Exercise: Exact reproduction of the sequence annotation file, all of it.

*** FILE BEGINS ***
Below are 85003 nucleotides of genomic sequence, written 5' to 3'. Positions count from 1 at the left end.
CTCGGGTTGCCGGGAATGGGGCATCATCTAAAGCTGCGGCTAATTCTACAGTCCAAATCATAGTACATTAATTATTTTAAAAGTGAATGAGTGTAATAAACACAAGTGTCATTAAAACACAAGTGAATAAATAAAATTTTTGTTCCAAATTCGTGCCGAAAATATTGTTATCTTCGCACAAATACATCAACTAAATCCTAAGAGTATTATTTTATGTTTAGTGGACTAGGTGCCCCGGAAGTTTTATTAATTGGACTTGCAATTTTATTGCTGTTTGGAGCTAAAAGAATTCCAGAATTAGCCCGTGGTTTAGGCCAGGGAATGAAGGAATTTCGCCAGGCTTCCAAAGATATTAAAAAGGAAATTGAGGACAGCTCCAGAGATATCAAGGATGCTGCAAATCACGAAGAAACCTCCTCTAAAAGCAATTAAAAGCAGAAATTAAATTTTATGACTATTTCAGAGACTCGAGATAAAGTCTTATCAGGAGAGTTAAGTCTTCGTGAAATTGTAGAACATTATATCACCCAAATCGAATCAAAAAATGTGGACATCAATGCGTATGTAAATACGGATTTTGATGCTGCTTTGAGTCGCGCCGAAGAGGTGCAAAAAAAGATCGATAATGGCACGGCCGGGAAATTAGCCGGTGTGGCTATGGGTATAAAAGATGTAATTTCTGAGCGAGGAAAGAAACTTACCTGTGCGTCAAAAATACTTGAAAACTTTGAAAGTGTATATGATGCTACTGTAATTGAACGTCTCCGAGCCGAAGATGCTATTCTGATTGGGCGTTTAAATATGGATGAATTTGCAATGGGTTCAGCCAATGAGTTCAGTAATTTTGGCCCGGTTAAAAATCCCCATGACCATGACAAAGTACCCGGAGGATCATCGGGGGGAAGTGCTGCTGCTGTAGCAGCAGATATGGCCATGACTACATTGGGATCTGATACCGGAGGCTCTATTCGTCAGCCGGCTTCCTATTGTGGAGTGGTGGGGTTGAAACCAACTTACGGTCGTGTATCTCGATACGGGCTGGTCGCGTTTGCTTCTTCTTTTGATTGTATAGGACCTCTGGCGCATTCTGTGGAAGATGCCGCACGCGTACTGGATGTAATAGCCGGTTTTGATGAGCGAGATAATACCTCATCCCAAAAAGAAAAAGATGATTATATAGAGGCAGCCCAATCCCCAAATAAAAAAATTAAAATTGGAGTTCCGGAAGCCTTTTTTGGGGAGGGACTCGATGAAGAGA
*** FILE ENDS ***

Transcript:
Below are 85003 nucleotides of genomic sequence, written 5' to 3'. Positions count from 1 at the left end.
CTCGGGTTGCCGGGAATGGGGCATCATCTAAAGCTGCGGCTAATTCTACAGTCCAAATCATAGTACATTAATTATTTTAAAAGTGAATGAGTGTAATAAACACAAGTGTCATTAAAACACAAGTGAATAAATAAAATTTTTGTTCCAAATTCGTGCCGAAAATATTGTTATCTTCGCACAAATACATCAACTAAATCCTAAGAGTATTATTTTATGTTTAGTGGACTAGGTGCCCCGGAAGTTTTATTAATTGGACTTGCAATTTTATTGCTGTTTGGAGCTAAAAGAATTCCAGAATTAGCCCGTGGTTTAGGCCAGGGAATGAAGGAATTTCGCCAGGCTTCCAAAGATATTAAAAAGGAAATTGAGGACAGCTCCAGAGATATCAAGGATGCTGCAAATCACGAAGAAACCTCCTCTAAAAGCAATTAAAAGCAGAAATTAAATTTTATGACTATTTCAGAGACTCGAGATAAAGTCTTATCAGGAGAGTTAAGTCTTCGTGAAATTGTAGAACATTATATCACCCAAATCGAATCAAAAAATGTGGACATCAATGCGTATGTAAATACGGATTTTGATGCTGCTTTGAGTCGCGCCGAAGAGGTGCAAAAAAAGATCGATAATGGCACGGCCGGGAAATTAGCCGGTGTGGCTATGGGTATAAAAGATGTAATTTCTGAGCGAGGAAAGAAACTTACCTGTGCGTCAAAAATACTTGAAAACTTTGAAAGTGTATATGATGCTACTGTAATTGAACGTCTCCGAGCCGAAGATGCTATTCTGATTGGGCGTTTAAATATGGATGAATTTGCAATGGGTTCAGCCAATGAGTTCAGTAATTTTGGCCCGGTTAAAAATCCCCATGACCATGACAAAGTACCCGGAGGATCATCGGGGGGAAGTGCTGCTGCTGTAGCAGCAGATATGGCCATGACTACATTGGGATCTGATACCGGAGGCTCTATTCGTCAGCCGGCTTCCTATTGTGGAGTGGTGGGGTTGAAACCAACTTACGGTCGTGTATCTCGATACGGGCTGGTCGCGTTTGCTTCTTCTTTTGATTGTATAGGACCTCTGGCGCATTCTGTGGAAGATGCCGCACGCGTACTGGATGTAATAGCCGGTTTTGATGAGCGAGATAATACCTCATCCCAAAAAGAAAAAGATGATTATATAGAGGCAGCCCAATCCCCAAATAAAAAAATTAAAATTGGAGTTCCGGAAGCCTTTTTTGGGGAGGGACTCGATGAAGAGA